You’ve heard of haunted houses but you may not have heard of the very British phenomenon of ‘haunted roads!’ From the 16th to 17th century in Britain, travelling robbers or ‘highwaymen’ would terrorise the wealthy on roads up and down the country.

 

While you will have heard the name Dick Turpin, you may not have heard of Oxford’s own highwayman, a certain ‘Napier.’ Little is known about this local legend except for stories carried down the generations in Oxford.

 

It is said that this robber committed particularly heinous crimes and as a result suffered a particularly savage execution. The story goes that Napier was torn apart by his limbs and cut into pieces. His cut up and dismembered body was scattered across the Oxford city limits but it is said that his ghost came back, and assembled all his bodily parts save his head! So don’t worry too much if you see a headless ghost on your visit to Oxford, it’s just our Napier!     

 

The Spirits Of The Old Bank Hotel

 

As the name ‘old bank’ suggests, this hotel was indeed a former financial institution.Even back when it was being used as a bank the rumours that it was haunted began to circulate. Workers at the bank frequently complained of mysterious voices, disappearing objects and lights going on and off by themselves.

 

Some even claimed to see a ghostly figure that would appear, always wearing a distinctive brown dress, the ghost was believed to be the ghost of Prudence Burcote.

 

Prudence was the daughter of a wealthy family of puritan Christians who lived in the hotel back when it was a place of residence during the civil war. Prudence belonged to a family who would have staunchly supported parliament, Oliver Cromwell and the Roundheads, who were at that time engaged in a fierce battle with King Charles I’s Cavaliers.

 

Prudence did the unthinkable and started a relationship with a Cavalier which led to her being banished from her home. Most unfortunately for Prudence, her soldier husband had to leave home and fight for the King forcing Prudence to return home hoping to seek forgiveness from her father.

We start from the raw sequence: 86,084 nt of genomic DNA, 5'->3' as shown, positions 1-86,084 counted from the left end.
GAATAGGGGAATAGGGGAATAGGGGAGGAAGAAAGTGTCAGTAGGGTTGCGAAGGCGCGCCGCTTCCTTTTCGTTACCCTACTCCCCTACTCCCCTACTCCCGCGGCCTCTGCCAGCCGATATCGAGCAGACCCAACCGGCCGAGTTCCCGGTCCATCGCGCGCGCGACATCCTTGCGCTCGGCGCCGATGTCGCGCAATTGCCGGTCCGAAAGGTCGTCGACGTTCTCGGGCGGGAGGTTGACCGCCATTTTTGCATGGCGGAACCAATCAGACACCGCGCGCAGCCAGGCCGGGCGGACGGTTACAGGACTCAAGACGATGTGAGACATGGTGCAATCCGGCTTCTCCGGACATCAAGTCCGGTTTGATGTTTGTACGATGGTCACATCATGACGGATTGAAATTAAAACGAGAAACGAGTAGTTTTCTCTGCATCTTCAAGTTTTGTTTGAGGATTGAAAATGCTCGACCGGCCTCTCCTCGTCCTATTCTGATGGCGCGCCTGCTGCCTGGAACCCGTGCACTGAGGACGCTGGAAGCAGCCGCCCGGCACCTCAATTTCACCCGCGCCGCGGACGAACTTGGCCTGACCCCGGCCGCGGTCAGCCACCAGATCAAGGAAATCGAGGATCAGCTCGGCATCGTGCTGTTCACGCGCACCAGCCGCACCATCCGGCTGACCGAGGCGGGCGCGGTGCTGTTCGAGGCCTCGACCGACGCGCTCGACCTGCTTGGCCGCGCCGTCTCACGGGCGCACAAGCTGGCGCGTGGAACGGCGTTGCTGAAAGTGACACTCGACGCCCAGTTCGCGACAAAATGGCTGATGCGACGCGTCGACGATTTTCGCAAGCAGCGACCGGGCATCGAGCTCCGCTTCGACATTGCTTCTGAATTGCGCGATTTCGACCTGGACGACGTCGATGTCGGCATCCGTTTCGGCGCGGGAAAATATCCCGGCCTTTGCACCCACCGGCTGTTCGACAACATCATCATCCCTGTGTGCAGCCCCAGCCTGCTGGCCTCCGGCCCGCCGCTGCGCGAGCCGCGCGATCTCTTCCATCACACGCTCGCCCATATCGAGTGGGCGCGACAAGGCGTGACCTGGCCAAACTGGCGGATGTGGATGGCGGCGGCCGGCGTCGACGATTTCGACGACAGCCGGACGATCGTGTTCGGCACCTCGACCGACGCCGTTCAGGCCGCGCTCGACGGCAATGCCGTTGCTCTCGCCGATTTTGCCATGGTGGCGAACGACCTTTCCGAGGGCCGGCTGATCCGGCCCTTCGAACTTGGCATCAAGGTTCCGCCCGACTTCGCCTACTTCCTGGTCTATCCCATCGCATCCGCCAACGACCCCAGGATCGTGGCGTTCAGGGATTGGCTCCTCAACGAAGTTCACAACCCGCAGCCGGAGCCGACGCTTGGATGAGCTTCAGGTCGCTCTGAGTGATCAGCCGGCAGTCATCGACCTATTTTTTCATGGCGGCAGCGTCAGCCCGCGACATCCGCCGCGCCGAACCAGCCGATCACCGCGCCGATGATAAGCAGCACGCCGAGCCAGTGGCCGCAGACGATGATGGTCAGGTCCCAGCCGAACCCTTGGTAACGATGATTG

The history books would tell us that her father did not have it in him to forgive her. She was again kicked out and forced to live on her own without her beloved. In the end Prudence took her own life and is since believed to be haunting the hotel where she searches in vain for her fallen soldier lover. Spare a thought for Prudence if you happen to see her on your trip to Oxford.       

 

Other Popular ‘Haunts’

 

Avid ghost hunters will enjoy passing through sites like St John’s College where they might catch a glimpse of a headless Archbishop William Laud or the ghost of University College master, Obadiah Walker, a man who died due to his attempts to follow King James II on his ‘flight’ to France. Also try to fit in a pint at the Trout Inn, you might be able to spot Rosamund the Fair, an alleged ‘concubine’ of King Henry II, murdered by his jealous wife.  

 

So if you enjoy a bit of ghost spotting, Oxford has more than enough to offer you, the above is just the tip of the iceberg!